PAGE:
Tech Risk is Shrinking

I wrote this in 2015, but I’m publishing it now. It goes well with my theme of technlogical risk and business rewards. A unicorn company has embraced a technology that I’ve also been following for some time and now I’m becoming concerned with the technology’s perception if this company is to fail for reasons other than their technology choices. I’m hesitant to name the company and technology to jinx it, but it doesn’t change the general effect as I’m sure this applies to other emerging technologies that have their fates locked with an unrelated business.

Rewards Require Risk

Working to avoid wasting time can be worse than just wasting it. The pursuit of efficiency in high-scale projects pays immediate dividends, but the exploration lost in the process could negate any of the intended gains. Messy innovation often starts as ‘wasted’ time, but’s hard to know what’s really wasted without a larger context of the problem space. The ability to tolerate failures and take risks can be well worth the loss of some implementation efforts.

Robust Experiences

Looking at projects I’ve done, it’s easy to attach a story to each one. A learning experience in a technology, a leadership role, a support position, a miscommunication, an unmet expectation. It’s easy to look back and pull something valuable out of anything that I can remember. But what about all those experiences of which I have little memory of? Were those wasted like hours of sleep I couldn’t appreciate or did it just build into a story I haven’t yet told, or a story I don’t know how to tell.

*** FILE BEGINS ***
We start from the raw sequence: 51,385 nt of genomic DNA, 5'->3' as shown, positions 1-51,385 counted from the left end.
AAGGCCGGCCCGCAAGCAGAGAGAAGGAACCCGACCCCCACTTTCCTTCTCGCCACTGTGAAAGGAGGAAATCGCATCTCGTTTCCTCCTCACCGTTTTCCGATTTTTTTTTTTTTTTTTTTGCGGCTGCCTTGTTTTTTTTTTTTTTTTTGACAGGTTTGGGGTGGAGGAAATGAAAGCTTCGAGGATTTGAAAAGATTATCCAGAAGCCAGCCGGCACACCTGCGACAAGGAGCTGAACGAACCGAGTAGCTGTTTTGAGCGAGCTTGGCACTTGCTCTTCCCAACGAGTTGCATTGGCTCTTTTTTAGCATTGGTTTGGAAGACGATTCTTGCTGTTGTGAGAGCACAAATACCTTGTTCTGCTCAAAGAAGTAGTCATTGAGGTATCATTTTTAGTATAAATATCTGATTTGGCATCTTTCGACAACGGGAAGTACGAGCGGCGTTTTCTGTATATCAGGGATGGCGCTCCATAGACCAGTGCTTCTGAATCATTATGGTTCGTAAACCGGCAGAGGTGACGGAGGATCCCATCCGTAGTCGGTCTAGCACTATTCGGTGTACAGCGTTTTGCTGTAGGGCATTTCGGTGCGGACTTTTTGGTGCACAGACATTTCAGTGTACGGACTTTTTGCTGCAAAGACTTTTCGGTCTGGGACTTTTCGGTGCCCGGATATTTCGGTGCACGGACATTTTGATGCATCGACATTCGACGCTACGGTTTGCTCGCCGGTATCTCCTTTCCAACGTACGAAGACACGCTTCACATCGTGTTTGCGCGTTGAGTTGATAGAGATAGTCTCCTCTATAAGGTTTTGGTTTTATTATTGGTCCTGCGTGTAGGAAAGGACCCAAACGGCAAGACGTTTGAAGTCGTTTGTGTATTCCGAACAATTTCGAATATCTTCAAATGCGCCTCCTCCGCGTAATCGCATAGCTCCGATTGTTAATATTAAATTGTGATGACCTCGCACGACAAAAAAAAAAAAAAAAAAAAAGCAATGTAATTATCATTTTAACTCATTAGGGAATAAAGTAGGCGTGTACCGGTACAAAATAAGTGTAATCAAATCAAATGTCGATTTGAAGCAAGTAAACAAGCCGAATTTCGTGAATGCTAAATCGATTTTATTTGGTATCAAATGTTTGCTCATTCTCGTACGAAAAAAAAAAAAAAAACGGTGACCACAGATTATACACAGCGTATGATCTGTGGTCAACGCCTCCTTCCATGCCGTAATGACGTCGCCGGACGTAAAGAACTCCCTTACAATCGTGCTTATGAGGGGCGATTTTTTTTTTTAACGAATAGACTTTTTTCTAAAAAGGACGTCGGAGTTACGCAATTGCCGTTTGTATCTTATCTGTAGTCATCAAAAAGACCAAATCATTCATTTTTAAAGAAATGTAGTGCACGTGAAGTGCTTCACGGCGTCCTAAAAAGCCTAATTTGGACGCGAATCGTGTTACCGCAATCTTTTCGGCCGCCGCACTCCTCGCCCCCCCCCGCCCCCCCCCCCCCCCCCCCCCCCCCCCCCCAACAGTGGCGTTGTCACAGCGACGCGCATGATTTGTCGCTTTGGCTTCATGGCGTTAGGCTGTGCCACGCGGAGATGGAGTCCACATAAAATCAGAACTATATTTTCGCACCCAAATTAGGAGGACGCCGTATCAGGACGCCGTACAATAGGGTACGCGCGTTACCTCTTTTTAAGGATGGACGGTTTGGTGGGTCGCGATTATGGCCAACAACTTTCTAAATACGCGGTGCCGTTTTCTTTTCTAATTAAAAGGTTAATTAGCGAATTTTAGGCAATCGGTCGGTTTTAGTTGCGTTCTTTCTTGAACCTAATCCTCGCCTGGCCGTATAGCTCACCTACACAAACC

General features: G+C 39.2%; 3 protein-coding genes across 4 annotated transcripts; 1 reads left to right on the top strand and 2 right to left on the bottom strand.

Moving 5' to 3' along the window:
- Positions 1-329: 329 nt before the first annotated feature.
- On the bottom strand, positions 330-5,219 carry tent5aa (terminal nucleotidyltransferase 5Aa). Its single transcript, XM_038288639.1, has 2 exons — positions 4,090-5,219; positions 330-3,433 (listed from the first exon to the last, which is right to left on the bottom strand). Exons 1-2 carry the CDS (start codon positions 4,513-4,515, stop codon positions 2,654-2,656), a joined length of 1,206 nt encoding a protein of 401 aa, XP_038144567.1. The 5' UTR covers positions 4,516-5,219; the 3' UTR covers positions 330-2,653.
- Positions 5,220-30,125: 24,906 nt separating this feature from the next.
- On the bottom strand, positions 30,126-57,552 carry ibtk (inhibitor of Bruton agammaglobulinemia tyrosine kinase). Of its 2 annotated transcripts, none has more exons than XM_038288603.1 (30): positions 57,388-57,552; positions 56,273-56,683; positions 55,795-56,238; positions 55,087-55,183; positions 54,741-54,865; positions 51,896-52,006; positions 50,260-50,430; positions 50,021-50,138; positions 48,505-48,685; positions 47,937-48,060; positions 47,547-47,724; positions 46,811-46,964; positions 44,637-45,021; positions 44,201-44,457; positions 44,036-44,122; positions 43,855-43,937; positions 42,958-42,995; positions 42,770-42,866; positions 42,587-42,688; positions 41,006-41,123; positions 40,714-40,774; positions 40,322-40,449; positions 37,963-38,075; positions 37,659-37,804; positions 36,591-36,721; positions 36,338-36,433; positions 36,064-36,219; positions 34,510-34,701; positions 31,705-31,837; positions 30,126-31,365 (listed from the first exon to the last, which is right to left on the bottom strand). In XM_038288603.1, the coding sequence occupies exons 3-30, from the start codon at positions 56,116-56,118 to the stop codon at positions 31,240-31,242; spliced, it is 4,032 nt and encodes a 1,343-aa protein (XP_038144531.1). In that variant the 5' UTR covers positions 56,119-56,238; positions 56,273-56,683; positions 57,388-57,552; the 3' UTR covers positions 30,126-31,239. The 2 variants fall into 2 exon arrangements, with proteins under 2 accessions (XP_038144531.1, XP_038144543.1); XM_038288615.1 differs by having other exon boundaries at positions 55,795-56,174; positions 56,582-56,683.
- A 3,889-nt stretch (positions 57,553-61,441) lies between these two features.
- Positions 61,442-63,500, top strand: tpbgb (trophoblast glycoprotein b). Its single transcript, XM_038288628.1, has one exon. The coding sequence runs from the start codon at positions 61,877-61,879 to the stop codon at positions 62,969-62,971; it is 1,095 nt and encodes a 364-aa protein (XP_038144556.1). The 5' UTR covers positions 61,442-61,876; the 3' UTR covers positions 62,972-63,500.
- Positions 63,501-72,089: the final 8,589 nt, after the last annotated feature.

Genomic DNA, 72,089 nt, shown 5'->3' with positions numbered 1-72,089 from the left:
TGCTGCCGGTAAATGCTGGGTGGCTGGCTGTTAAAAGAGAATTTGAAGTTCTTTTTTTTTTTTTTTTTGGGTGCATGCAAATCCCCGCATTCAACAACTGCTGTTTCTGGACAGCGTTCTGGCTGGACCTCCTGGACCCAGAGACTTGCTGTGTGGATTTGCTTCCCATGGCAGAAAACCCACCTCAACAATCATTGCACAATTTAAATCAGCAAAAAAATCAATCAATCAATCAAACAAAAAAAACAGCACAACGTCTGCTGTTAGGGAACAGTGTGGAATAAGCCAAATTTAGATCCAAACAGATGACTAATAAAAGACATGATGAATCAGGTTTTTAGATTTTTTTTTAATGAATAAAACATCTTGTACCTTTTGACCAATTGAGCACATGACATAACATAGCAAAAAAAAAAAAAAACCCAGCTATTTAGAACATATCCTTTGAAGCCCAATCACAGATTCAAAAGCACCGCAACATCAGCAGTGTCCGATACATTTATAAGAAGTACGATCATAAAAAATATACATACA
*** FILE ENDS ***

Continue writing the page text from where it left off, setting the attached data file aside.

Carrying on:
Side Projects

I have at least 6 side projects, this blog is one. That count doesn’t include crafty handiwork, maintenance, or learning a new skill. I don’t have a good term for those short sessions, as they are more of a spike instead of a storied endeavor. My side projects are ideas I enjoy working on, but not necessarily complete. I think the difference between that project time investment and the time spent on things like TV seasons, video games, and random social events is an interesting dichotomy.

In the Loop

I’ve been focusing on people management instead of just code development. The switch to human centric processes instead of machine driven requires a real change in attitude towards what is desired and acceptable. I’ve taken a serious amount of time and attention to automate and document all of my technical processes to eliminate as much human interaction as possible. I did this ostensibly to save time in the long run, but I started appreciating it immediately for the reduced mental overhead.

F# Success with a Single Record

This is the next step in my journey with F# in writing a small application. I decided to undo most of the reactive extensions work and get back to using simple functions wherever possible. I had let the project sit for long enough again to come back to it with fresh eyes. I saw where I could have made the FRP code more manageable by using bigger blocks in the data stream, but I was already committed to nearly start from scratch and apply everything that I had learned since I started in the hopes of having a complete solution from a single philosophy.